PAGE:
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Red Velvet and the Creepy Concept

Red Velvet and the Creepy Concept

We’re hailing Red Velvet as the “Creepy Queens of K-Pop”

 

 

Red Velvet came out with their latest studio album, Chill Kill, last November, marking the end of a six-year drought of full album releases (excluding Bloom, their singular Japanese studio album released in 2022). In short, this is huge news—Reveluvs, we made it through!

 

With nine years in the industry, the fact that Red Velvet only has two studio albums net of Bloom in their discography before this seems almost criminal. Perhaps to compensate, each of these albums (The Red and Perfect Velvet) is stellar in quality, which encompasses title tracks and b-sides. In the K-pop landscape where music is only one among many commodities, this level of quality is (or was) rarely heard of, making Red Velvet rise up the popularity ranks for their discography.

 

Red Velvet sings their discography hits in “Killing Voice,” flexing their music and their vocal prowess. Now, this is what you call a girl group

 

The second thing that comes to mind after their music? Idols aside, it’s their concepts that shine, and we're hailing Red Velvet the queens of the creepy concept. There are groups—think Dreamcatcher or Purple Kiss—that have horror concepts, and then there’s Red Velvet. It’s something they’ve stuck with since near their beginning, but this depends on how you interpret their work. One person on Reddit describes their lore: “Red Velvet's lore is ‘weird.’ Slightly magical. Occasionally a bit psychotic. A bit Alice in Wonderland.” It’s something they have meticulously weaved into their releases, both in their dual themes, Red and Velvet. The former corresponds to brighter, upbeat releases, while the latter connotes smooth and sensual notes.

 

Creepy is Red Velvet’s trademark. It’s an undertone that’s set throughout their discography. It’s sometimes discreet, sometimes blatant depending on the music video you’re watching.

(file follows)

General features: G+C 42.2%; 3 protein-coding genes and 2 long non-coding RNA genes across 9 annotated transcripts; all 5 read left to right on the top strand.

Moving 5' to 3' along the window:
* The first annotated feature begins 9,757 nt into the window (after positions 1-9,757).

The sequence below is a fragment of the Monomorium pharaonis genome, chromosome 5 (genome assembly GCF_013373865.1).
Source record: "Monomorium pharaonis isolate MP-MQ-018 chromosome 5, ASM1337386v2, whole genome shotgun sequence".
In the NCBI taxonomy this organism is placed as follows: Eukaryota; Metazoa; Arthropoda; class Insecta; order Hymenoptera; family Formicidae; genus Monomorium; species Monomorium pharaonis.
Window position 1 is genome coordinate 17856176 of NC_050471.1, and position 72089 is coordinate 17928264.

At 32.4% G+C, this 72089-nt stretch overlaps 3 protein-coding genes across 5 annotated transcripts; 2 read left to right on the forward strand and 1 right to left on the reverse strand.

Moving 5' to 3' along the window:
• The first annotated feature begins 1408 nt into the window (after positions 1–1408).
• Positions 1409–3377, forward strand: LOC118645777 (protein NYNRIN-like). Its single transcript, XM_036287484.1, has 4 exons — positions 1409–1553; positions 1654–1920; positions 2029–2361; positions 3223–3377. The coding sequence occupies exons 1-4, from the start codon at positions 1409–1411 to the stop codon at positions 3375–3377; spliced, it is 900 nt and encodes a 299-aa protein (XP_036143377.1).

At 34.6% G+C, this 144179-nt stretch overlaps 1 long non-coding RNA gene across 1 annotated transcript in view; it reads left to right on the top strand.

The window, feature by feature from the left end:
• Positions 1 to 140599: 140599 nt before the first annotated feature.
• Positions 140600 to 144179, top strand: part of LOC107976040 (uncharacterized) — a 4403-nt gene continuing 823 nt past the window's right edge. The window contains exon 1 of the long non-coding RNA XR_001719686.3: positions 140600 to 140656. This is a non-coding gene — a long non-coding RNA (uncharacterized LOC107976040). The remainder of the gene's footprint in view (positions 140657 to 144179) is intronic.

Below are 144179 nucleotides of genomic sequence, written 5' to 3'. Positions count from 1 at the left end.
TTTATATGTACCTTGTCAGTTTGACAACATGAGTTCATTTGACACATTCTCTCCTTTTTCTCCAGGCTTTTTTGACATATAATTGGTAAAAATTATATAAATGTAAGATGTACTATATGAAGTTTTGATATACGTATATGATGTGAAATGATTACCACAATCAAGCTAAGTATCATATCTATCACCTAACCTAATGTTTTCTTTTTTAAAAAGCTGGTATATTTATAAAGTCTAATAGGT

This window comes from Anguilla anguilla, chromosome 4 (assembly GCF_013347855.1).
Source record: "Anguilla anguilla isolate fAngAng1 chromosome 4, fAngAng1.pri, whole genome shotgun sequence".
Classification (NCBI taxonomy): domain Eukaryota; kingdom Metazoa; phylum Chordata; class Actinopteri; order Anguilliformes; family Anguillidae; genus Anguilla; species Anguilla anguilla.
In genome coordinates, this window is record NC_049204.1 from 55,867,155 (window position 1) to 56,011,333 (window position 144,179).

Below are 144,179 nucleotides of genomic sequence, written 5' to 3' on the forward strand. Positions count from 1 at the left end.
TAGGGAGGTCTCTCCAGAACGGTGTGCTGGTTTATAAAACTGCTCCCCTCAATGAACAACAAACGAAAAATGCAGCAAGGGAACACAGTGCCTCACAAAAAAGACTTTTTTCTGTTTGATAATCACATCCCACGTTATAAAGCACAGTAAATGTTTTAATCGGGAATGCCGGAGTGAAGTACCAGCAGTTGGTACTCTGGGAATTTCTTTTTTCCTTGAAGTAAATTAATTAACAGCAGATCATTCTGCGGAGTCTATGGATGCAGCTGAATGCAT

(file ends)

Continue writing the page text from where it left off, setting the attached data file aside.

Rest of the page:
Shall we walk down the haunted memory lane?

 

“Rookie”

 

This bubblegum pop song and its music video depict a darker story behind its fluorescent hues. The girls are trapped in a puppeteer’s world with no way to escape. They are continuously running away until they are ushered into a stage by Yeri and Irene, where Irene is revealed as the puppet master.

 

This points to the running lore of Red Velvet according to theorists, where they are a cult and Irene is the mastermind manipulator and Yeri being her right-hand man as the rest slowly awaken to Irene’s devices.

 

“Russian Roulette”

 

Just like Rookie, the music video’s theme is a stark contrast against the hypnotic lyrics and saturated colors shown. The girls are deadpan and emotionless despite the catchy music.

 

The synth-pop song sounds like an arcade game, and you’ll see that the girls are trying to kill each other. Seulgi cuts the rope that’s tied up to the refrigerator above Joy’s head. Irene and Seulgi push Wendy into her bed towards a rushing car. The four girls push a series of lockers towards Seulgi. Wendy and Seulgi push a piano down the stairs where Irene and Yeri are playing Cat’s Cradle. Russian Roulette is a (deadly) game after all.

 

“Umpah Umpah”

 

The words “umpah umpah” are a Korean onomatopoeia for breathing underwater. First-time swimmers are taught to breathe underwater using this: um for inhaling and pah for exhaling. At first listen, it sounds like a cheerful song for the summer, but theories tell a different story—drowning.